What constitutes a spill? (Transcription)
Hello, my name is David Cole, and I’m the Technical Director of Sandfield Penstock Solutions and today I’m going to talk to you about what constitutes a spill.
What constitutes a spill?
Well, let’s look at a spill, first of all, because a spill could be simply that somebody is just doing a gearbox change and they spill a bit of oil on the floor, that can be easily managed with a little bit of a clear up using a spill kit.
That’s not really what I’m interested in or what you’re probably interested in. I want to understand larger spills. Spills that actually could cause an environmental impact if something went wrong, something that’s going to impact your business because it could leave your site and you wouldn’t be able to control it. That’s the type of spill that we’re really interested in today.
At what point does a spill become a pollution event?
When we look at a spill, the question is can it get off your site? If it can get off your site, that might mean it flowing down the drain and leaving the site, it might flow down the road and leave your site. It could be that the pollutant is in the ground and it’s now moving away from your site very, very slowly. Those are really the three main issues that you come across that could cause a pollution event.
Let’s look at one of the most common causes of spills which is deliveries, movement of stock which is when a large, say, a bulk IBC of a thousand litres has been moved around, or a tanker is delivering your bulk storage of chemicals or fuel oil to your business. What can happen is that a hose breaks, somebody’s moving some material around a PSI canister, or you suddenly got that as a release of a material. What we’re looking at there is that material can flow quite quickly, and if you don’t really know where it flows to, the potential is that if it’s a delivery from a tanker, it’s in a specific location, but if all of a sudden, you lose a hose and now you’ve got 7000 litres of under-pressure material that comes spewing out, you’ve got to understand that that is a spill that could potentially leave the site very, very quickly, and cause a pollution event.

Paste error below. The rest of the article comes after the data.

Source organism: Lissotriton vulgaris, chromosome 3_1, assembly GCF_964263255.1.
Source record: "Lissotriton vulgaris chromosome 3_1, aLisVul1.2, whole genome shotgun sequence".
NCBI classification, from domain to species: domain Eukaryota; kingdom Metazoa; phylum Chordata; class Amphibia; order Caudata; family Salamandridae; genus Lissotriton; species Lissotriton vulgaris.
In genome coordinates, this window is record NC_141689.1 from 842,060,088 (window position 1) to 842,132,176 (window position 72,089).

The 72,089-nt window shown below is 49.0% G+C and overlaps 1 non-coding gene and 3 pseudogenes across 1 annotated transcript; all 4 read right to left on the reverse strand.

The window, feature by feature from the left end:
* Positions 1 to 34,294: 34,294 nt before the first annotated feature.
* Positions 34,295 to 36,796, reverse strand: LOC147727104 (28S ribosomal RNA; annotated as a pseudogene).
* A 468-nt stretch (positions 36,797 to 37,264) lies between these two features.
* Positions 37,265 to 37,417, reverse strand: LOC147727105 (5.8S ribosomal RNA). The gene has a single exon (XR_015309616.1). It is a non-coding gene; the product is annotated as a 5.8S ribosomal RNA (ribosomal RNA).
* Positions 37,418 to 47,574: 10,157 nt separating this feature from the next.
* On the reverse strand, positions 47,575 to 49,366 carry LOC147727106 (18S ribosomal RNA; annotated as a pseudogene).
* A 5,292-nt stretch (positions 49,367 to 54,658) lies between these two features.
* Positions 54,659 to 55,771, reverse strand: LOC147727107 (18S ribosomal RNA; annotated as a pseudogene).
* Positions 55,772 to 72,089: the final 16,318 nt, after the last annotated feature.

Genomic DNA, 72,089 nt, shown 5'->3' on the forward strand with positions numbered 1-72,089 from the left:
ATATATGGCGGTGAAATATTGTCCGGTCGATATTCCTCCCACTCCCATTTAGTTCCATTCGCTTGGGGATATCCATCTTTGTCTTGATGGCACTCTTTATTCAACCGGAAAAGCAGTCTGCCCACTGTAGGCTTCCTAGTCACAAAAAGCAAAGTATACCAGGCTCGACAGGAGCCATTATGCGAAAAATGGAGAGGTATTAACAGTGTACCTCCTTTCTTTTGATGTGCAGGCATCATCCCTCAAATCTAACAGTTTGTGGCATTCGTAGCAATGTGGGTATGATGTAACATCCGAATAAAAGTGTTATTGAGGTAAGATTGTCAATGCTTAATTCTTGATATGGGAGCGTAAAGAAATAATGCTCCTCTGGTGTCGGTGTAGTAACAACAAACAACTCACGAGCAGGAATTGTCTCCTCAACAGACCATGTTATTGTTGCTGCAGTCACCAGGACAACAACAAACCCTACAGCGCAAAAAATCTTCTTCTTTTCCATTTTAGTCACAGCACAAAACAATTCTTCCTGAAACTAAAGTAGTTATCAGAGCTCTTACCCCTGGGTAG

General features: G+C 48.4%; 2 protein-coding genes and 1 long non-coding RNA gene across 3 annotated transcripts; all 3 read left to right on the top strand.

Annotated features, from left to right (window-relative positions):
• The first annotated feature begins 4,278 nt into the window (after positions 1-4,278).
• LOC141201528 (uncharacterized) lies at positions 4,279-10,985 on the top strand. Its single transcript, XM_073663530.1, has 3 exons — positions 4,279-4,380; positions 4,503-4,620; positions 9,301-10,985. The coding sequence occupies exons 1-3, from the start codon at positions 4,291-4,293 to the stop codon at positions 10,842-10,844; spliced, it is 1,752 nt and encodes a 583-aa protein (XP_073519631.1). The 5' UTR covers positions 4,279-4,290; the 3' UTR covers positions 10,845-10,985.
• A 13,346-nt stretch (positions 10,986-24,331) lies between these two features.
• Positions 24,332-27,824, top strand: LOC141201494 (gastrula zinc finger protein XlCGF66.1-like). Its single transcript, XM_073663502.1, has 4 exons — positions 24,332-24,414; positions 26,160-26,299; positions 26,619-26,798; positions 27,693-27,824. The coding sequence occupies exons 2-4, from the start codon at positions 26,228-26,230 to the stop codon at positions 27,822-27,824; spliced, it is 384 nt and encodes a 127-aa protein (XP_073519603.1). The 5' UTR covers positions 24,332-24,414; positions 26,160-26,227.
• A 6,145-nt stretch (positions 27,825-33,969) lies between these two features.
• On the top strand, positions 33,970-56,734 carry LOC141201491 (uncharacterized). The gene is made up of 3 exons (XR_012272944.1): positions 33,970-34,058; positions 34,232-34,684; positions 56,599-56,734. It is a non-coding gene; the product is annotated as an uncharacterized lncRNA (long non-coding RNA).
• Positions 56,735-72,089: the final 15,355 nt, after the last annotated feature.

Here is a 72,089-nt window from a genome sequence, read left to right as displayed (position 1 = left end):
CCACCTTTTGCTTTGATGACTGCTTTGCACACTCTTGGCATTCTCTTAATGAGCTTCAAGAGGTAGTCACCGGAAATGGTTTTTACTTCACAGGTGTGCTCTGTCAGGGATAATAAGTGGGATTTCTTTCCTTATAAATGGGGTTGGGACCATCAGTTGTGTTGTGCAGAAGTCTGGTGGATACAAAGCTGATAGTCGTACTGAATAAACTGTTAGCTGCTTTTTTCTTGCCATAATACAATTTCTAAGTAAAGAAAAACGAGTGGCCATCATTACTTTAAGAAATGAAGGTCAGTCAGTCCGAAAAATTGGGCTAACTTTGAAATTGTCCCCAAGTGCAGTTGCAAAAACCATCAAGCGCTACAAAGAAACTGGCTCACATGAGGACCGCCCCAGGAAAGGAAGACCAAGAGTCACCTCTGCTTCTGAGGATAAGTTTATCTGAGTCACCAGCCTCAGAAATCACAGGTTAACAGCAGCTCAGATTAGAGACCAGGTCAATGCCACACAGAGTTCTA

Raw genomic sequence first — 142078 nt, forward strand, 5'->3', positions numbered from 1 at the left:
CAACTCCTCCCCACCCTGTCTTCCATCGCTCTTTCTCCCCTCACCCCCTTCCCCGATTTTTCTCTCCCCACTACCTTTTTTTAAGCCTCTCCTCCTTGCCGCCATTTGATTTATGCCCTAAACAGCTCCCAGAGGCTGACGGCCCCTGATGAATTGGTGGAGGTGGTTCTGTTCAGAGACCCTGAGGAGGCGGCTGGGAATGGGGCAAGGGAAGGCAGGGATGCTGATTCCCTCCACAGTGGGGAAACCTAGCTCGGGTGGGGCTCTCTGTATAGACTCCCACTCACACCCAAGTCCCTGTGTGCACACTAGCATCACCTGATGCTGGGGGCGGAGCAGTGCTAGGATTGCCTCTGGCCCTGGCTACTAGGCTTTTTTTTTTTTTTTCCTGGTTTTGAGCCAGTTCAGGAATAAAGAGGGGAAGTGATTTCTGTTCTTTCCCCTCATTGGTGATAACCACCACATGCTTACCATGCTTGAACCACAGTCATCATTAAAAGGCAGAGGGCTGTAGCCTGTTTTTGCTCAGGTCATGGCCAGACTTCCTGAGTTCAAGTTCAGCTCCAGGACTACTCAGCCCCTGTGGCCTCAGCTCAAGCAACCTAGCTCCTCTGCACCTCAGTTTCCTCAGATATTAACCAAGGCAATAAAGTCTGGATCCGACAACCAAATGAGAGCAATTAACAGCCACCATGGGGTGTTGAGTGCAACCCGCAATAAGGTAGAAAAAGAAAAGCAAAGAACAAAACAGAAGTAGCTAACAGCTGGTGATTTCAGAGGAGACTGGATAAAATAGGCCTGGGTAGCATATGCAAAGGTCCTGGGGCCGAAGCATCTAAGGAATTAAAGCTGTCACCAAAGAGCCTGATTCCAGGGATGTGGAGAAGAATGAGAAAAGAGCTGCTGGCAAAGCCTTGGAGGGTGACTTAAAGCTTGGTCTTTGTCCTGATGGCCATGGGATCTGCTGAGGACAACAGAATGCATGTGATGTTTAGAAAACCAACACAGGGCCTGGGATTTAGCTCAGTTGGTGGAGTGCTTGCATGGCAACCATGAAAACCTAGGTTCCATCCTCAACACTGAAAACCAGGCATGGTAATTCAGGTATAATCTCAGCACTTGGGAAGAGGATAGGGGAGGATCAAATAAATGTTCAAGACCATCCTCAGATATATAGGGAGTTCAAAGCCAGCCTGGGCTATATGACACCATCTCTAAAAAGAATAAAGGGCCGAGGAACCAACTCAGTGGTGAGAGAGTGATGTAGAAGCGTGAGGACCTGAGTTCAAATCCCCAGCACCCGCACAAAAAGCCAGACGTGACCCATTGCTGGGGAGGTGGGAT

Which materials do we need to be particularly concerned about?
Looking at the materials of the pollution impact is always difficult because lots of us think it’s just about Sulphuric Acid and common chemicals that are really nasty but almost anything can be a pollutant in the right instance. Even if you just spill some milk, you can take out oxygen from the water which can kill fish. It could just be very, very turbid, dirty water, very silty water, which if you drop it into a river or a stream can impact the fish and the wildlife. So, almost anything that shouldn’t be there can be constituted as a spill.
Are all pollution events the result of what we recognise as spills?
The problem we got is that there are other types of spillages that occur. We often walk in and see an actual event where we see a spillage and we see it physically and we know what we’ve got to do. We react with our spill kits, and we react with closing our ToggleBlok valve or whatever pollution containment device we’ve got in place. So, we actually have an immediate reaction if it’s something that happens in front of us.
There’s often events where you’ve got tanks and bunds, they’ve got little leeches and leaks that nobody really notices. Quite a common one is that we find with an underground storage of chemicals or, bowed storage of chemicals above ground but there’s a small loss of material that nobody really notices for a long time, not until it actually leaves the site and itstarts to impact the environment around it. These types of spills can be one of the most difficult because once the actual leak is detected, it’s probably been happening for a long, long period of time and then remediation comes into place which can be quite expensive. So, controlling it at the beginning or, or seeing it at the beginning is essential.